So what's next?
"Going forward, we are now in a position to leverage Quest's expertise in application performance management to continue the creation of credible alternatives to VMware vCenter Operations," said Semple. "Our combined products not only support multiple hypervisor types, but also provide visibility into both physical and virtual systems. While we are not discussing product roadmaps at this time, the possibilities are intriguing."
With increased competition coming from VMware's expansion into the virtualization management stack, the acquisition begins to make perfect sense. However, much like VMware's pain in trying to consolidate management applications -- in-house developed products, products gained through acquisition, and those products thrown over the fence from its parent company EMC -- I don't know how easy it will be for Quest to ultimately decide between (or merge) its own virtualization product lines with those created by VKernel. But these guys are smart, and they need to make sure they can outbuild and outthink the monster-sized VMware that is currently both partner and competitor.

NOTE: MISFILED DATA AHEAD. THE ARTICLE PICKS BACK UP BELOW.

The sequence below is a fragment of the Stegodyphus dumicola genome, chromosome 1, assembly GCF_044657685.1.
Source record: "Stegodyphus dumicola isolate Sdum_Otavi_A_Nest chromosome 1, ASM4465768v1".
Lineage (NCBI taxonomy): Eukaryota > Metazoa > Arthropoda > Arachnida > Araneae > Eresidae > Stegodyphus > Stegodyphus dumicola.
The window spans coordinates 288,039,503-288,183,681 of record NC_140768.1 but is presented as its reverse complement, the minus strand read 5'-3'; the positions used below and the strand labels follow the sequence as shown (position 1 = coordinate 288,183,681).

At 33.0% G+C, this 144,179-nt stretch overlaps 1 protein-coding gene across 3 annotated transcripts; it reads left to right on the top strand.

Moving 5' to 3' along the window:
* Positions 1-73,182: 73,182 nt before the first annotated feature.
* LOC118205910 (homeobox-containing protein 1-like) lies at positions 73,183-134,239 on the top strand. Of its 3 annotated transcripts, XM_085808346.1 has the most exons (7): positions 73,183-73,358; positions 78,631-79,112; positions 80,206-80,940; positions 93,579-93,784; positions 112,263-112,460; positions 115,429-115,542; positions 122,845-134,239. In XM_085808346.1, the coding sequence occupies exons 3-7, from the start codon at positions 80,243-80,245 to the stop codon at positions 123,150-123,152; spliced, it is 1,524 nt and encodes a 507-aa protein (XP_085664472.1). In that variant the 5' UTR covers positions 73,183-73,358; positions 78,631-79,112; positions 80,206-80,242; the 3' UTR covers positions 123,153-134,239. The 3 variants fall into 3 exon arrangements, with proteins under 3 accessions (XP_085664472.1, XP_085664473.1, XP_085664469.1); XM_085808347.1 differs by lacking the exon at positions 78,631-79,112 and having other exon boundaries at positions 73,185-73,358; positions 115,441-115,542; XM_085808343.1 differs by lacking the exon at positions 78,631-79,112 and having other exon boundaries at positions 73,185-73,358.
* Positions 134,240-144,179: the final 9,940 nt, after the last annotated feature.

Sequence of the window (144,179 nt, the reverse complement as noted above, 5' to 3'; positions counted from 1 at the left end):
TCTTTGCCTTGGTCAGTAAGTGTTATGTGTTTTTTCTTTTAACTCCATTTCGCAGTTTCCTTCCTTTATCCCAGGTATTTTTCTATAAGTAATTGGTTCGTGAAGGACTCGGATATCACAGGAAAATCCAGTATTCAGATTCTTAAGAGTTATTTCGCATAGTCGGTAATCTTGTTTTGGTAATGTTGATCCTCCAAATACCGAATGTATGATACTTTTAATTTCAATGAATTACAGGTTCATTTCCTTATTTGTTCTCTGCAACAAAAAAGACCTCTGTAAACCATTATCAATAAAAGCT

This article, "Will Quest's acquisition of VKernel shrink virtualization management ecosystem?," was originally published at InfoWorld.com. Follow the latest developments in virtualization at InfoWorld.com. For the latest business technology news, follow InfoWorld.com on Twitter.